4.  This is a classically challenging theological issue. Scripture undeniably attests to the uniqueness of God’s revelation in Christ and the power available in his name (John 14:6; Acts 4:12). Christians stake our faith and lives upon the truth of this witness. And yet God loves the whole world (John 3:16), and so does God provide kinds of mercy to people outside the circle of Christian witness? How does God show mercy to those hurt by the injustice wrought by Christians and Christian societies? Two Vatican II documents express an optimism concerning the mystery of God’s saving grace. Lumen Gentium states that “Those also can attain to everlasting salvation who through no fault of their own do not know the gospel of Christ or His Church, yet sincerely seek God and, moved by grace, strive by their deeds to know his will as it is known to them through the dictates of conscience. Nor does divine Providence deny the help necessary for salvation to those who, without blame on their part, have not yet arrived at an explicit knowledge of God, but who strive to live a good life, thanks to His grace.” Gaudium et Spes also states, “For since Christ died for all people … we ought to believe that the Holy Spirit in a manner known only to God offers to every person in the possibility of being associated with this paschal mystery” (my emphasis). Both these quotations are from Quest for the Living God: Mapping Frontiers in the Theology of God by Elizabeth A. Johnson (New York: Continuum, 2008), pages 155-156.
5. Somehow we forget that fact when we uphold the Bible; the Bible itself calls us to put away out self-justifying and uncompassionate attitudes. Just one example—a painful one—is the issue of suicide. (This topic is on my mind because, when I first wrote these thoughts, a former student took his life. I don’t know the family but I hope they had compassionate people who helped them.) How many families have suffered because someone implied, twisting an implication out of scripture, that suicide is an unforgivable sin? Suicide is a serious and tragic sin, but it is a sin that often originates in illness (whether depression or substance abuse or other factors), or from an impulsive moment of overwhelming mental pain. Christ saves us from all our sins, not just the less serious. The Bible calls us to preach Good News which heals; our witness must always be kind, helpful, and motivated by building-up rather than judging and hurting (Eph.4:14-24).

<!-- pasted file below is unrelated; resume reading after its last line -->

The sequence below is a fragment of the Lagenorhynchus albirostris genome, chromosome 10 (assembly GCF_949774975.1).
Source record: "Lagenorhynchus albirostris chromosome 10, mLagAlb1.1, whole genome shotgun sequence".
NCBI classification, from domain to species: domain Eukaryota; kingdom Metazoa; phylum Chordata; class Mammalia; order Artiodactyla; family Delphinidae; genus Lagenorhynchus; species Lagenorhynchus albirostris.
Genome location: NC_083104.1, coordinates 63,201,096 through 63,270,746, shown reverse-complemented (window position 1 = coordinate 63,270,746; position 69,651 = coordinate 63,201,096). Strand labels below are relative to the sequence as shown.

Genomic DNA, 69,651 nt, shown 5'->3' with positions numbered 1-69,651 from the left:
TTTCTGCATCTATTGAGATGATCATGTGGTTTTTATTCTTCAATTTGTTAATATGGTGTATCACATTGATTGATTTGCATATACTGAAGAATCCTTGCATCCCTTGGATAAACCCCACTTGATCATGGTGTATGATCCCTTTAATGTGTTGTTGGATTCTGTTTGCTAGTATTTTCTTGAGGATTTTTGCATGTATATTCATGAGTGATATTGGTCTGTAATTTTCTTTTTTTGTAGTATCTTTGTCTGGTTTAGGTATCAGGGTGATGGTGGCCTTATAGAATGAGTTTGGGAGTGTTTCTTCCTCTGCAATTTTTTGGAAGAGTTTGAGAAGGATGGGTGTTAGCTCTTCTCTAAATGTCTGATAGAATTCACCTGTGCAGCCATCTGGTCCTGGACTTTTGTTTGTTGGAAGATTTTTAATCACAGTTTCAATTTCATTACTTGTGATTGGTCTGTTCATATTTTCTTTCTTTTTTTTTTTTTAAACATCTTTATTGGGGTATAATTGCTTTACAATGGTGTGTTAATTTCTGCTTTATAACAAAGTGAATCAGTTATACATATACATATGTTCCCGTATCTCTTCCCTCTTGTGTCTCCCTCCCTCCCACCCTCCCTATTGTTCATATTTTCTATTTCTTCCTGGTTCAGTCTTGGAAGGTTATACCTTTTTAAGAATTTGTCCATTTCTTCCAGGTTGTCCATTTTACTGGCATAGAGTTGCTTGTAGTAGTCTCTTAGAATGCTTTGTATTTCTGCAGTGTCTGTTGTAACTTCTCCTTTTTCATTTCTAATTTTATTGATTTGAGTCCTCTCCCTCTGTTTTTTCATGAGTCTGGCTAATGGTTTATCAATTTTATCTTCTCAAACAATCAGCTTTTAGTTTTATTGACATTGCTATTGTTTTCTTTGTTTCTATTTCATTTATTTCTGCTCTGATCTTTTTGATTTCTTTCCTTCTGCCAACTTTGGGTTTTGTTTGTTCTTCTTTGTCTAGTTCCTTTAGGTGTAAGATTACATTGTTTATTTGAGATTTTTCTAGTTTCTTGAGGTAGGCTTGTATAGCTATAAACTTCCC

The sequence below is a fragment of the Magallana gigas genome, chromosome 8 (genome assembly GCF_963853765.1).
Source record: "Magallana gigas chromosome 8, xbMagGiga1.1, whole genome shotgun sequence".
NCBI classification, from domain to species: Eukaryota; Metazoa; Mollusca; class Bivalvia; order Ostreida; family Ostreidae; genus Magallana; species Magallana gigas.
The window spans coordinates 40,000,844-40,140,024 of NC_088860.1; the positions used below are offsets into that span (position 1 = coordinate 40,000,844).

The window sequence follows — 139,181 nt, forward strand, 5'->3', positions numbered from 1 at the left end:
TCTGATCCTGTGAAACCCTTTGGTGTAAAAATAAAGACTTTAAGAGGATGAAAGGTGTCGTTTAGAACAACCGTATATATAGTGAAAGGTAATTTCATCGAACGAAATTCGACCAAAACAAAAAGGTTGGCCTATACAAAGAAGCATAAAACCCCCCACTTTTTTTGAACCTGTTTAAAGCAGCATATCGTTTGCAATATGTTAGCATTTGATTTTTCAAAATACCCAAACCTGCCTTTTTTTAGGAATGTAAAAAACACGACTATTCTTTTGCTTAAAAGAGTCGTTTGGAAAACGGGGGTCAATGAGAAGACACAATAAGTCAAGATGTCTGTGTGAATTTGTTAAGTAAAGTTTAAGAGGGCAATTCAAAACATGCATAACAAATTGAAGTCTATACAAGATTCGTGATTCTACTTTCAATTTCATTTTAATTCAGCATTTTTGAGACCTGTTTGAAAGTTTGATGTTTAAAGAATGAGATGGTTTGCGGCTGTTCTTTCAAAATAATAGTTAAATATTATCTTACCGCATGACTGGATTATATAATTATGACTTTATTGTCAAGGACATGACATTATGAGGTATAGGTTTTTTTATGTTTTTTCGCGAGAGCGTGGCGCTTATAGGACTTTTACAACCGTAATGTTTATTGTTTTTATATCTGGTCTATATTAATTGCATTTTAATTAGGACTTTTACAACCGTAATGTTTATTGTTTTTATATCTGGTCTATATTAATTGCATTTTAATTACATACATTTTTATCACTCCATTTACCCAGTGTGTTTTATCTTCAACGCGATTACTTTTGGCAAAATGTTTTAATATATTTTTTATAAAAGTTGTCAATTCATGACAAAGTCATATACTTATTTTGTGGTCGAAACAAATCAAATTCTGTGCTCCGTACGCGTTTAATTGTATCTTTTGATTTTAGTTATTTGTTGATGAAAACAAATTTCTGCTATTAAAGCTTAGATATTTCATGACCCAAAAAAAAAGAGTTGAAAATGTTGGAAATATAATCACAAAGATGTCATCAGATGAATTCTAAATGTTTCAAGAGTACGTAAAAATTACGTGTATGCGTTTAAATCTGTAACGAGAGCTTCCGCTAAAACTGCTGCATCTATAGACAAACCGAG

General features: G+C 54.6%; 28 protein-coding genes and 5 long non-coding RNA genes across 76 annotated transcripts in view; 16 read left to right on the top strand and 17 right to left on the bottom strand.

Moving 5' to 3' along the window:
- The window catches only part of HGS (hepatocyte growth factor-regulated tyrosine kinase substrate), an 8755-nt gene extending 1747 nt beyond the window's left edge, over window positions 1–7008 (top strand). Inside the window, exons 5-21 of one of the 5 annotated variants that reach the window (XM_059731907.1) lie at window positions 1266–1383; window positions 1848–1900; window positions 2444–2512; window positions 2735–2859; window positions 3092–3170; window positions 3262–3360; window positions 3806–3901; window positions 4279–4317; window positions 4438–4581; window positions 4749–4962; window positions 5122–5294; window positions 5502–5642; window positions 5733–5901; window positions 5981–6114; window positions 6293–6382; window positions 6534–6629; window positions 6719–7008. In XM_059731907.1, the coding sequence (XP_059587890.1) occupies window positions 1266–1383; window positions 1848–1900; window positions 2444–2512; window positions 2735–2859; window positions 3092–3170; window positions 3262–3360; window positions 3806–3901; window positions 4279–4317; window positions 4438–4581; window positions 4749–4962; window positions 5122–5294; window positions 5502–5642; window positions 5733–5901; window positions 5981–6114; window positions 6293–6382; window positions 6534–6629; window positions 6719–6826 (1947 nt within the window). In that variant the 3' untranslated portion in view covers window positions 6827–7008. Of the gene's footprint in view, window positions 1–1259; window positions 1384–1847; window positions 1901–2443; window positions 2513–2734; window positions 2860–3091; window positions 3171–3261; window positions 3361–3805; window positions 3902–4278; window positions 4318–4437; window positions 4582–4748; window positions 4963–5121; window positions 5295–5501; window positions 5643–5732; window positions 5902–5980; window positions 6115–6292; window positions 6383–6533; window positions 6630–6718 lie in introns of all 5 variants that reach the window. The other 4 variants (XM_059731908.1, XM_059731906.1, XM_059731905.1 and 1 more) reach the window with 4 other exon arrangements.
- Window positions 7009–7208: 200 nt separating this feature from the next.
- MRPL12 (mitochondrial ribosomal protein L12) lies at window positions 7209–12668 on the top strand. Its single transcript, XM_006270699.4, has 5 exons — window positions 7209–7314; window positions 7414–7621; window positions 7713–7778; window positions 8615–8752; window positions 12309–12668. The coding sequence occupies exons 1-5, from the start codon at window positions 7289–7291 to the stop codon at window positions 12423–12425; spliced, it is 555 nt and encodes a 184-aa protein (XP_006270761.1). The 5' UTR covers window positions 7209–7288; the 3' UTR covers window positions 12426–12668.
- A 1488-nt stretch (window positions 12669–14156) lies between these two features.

6. I reflect more about my grandmother’s death in my book You Gave Me a Wide Place: Holy Places of Our Lives (Nashville, TN: Upper Room Books, 2006), pages 92-95.  
        My professor Luke Timothy Johnson, in his book The Writings of the New Testament: An Interpretation (Philadelphia: Fortress Press, 1986), writes of the importance of “symbolic worlds,” the “systems of meanings that anchors the activities of individuals and communities in the real world” (page 12). Tragedies happen that shatter such worlds and yet we continue to search for meaning and understanding. He uses the “dialectic of experience and interpretation” (page 17) in his New Testament study regarding the symbolic worlds of the New Testament and the interpretation of a new reality based on the experience of the risen Christ.
7.  From Hans Kűng, Mozart: Traces of Transcendence (Grand Rapids, MI: Eerdmans, 1993), page 24, and also in Karl Barth, Church Dogmatics, Volume III, the Doctrine of Creation, Part Four (Edinburgh: T. & T. Clark, 1961), page 589.
8. Martin Luther had a saying, Pecca fortiter, sed fortius fide et gaude in Christo, “sin boldly, but even more boldly believe and rejoice in Christ.” He meant that, as a help for a guilty conscience, we can have a realistic self-assessment of ourselves as imperfect and sinful—but as saved sinners because of the power and grace of Christ.
9.  Stanley Hauerwas has argued the essentialness of a believing congregation in Bible reading, in his Unleashing the Scripture: Freeing the Bible from Captivity to America (Nashville: Abingdon Press, 1993).
10. Corinne Ware helpfully explores ways that people learn and grow spiritually in different ways and helps them understand “types” of spirituality that individuals and congregations embrace: Discover Your Spiritual Type: A Guide to Individual and Congregational Growth (Washington, D.C.: The Alban Institute, 1995).